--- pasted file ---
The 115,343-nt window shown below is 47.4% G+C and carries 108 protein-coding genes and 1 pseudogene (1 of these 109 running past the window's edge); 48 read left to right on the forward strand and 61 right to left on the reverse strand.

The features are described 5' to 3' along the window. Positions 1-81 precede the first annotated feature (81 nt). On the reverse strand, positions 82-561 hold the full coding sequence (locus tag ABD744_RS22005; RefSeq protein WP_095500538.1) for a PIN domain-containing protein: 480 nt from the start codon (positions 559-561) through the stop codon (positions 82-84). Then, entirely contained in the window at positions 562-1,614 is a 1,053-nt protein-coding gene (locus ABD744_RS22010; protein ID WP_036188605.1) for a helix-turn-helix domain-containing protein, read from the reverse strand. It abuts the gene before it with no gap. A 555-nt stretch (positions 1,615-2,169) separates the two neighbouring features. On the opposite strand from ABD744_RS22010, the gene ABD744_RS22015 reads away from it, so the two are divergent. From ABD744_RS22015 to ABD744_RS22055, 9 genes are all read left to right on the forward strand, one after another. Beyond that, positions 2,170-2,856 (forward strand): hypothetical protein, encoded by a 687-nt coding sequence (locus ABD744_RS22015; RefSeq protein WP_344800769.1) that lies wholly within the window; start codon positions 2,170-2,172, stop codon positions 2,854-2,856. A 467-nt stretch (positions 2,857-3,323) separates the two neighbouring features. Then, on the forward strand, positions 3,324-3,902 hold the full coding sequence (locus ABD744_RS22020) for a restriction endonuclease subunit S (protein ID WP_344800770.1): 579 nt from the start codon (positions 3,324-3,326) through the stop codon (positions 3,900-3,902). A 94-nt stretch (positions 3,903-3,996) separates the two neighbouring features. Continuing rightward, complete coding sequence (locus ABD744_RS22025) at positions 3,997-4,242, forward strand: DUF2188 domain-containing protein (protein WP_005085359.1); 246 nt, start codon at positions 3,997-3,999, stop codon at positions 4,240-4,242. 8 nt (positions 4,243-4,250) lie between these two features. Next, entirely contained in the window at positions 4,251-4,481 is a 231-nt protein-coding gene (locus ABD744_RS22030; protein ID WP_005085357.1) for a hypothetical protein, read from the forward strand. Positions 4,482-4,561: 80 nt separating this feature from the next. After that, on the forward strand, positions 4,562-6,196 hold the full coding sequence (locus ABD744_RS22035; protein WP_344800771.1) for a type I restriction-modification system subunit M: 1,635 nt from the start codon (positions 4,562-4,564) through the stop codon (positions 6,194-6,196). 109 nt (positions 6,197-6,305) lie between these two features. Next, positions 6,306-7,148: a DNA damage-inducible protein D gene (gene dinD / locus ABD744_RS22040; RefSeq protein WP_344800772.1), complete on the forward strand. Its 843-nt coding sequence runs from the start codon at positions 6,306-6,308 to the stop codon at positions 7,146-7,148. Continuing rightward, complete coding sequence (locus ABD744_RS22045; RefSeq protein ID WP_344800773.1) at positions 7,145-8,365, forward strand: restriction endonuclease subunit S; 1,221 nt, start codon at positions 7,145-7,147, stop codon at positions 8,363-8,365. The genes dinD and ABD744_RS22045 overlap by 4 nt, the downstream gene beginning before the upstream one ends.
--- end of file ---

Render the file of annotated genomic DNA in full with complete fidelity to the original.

The 115,343-nt window shown below is 47.4% G+C and carries 108 protein-coding genes and 1 pseudogene (1 of these 109 running past the window's edge); 48 read left to right on the forward strand and 61 right to left on the reverse strand.

The features are described 5' to 3' along the window. Positions 1-81 precede the first annotated feature (81 nt). On the reverse strand, positions 82-561 hold the full coding sequence (locus tag ABD744_RS22005; RefSeq protein WP_095500538.1) for a PIN domain-containing protein: 480 nt from the start codon (positions 559-561) through the stop codon (positions 82-84). Then, entirely contained in the window at positions 562-1,614 is a 1,053-nt protein-coding gene (locus ABD744_RS22010; protein ID WP_036188605.1) for a helix-turn-helix domain-containing protein, read from the reverse strand. It abuts the gene before it with no gap. A 555-nt stretch (positions 1,615-2,169) separates the two neighbouring features. On the opposite strand from ABD744_RS22010, the gene ABD744_RS22015 reads away from it, so the two are divergent. From ABD744_RS22015 to ABD744_RS22055, 9 genes are all read left to right on the forward strand, one after another. Beyond that, positions 2,170-2,856 (forward strand): hypothetical protein, encoded by a 687-nt coding sequence (locus ABD744_RS22015; RefSeq protein WP_344800769.1) that lies wholly within the window; start codon positions 2,170-2,172, stop codon positions 2,854-2,856. A 467-nt stretch (positions 2,857-3,323) separates the two neighbouring features. Then, on the forward strand, positions 3,324-3,902 hold the full coding sequence (locus ABD744_RS22020) for a restriction endonuclease subunit S (protein ID WP_344800770.1): 579 nt from the start codon (positions 3,324-3,326) through the stop codon (positions 3,900-3,902). A 94-nt stretch (positions 3,903-3,996) separates the two neighbouring features. Continuing rightward, complete coding sequence (locus ABD744_RS22025) at positions 3,997-4,242, forward strand: DUF2188 domain-containing protein (protein WP_005085359.1); 246 nt, start codon at positions 3,997-3,999, stop codon at positions 4,240-4,242. 8 nt (positions 4,243-4,250) lie between these two features. Next, entirely contained in the window at positions 4,251-4,481 is a 231-nt protein-coding gene (locus ABD744_RS22030; protein ID WP_005085357.1) for a hypothetical protein, read from the forward strand. Positions 4,482-4,561: 80 nt separating this feature from the next. After that, on the forward strand, positions 4,562-6,196 hold the full coding sequence (locus ABD744_RS22035; protein WP_344800771.1) for a type I restriction-modification system subunit M: 1,635 nt from the start codon (positions 4,562-4,564) through the stop codon (positions 6,194-6,196). 109 nt (positions 6,197-6,305) lie between these two features. Next, positions 6,306-7,148: a DNA damage-inducible protein D gene (gene dinD / locus ABD744_RS22040; RefSeq protein WP_344800772.1), complete on the forward strand. Its 843-nt coding sequence runs from the start codon at positions 6,306-6,308 to the stop codon at positions 7,146-7,148. Continuing rightward, complete coding sequence (locus ABD744_RS22045; RefSeq protein ID WP_344800773.1) at positions 7,145-8,365, forward strand: restriction endonuclease subunit S; 1,221 nt, start codon at positions 7,145-7,147, stop codon at positions 8,363-8,365. The genes dinD and ABD744_RS22045 overlap by 4 nt, the downstream gene beginning before the upstream one ends.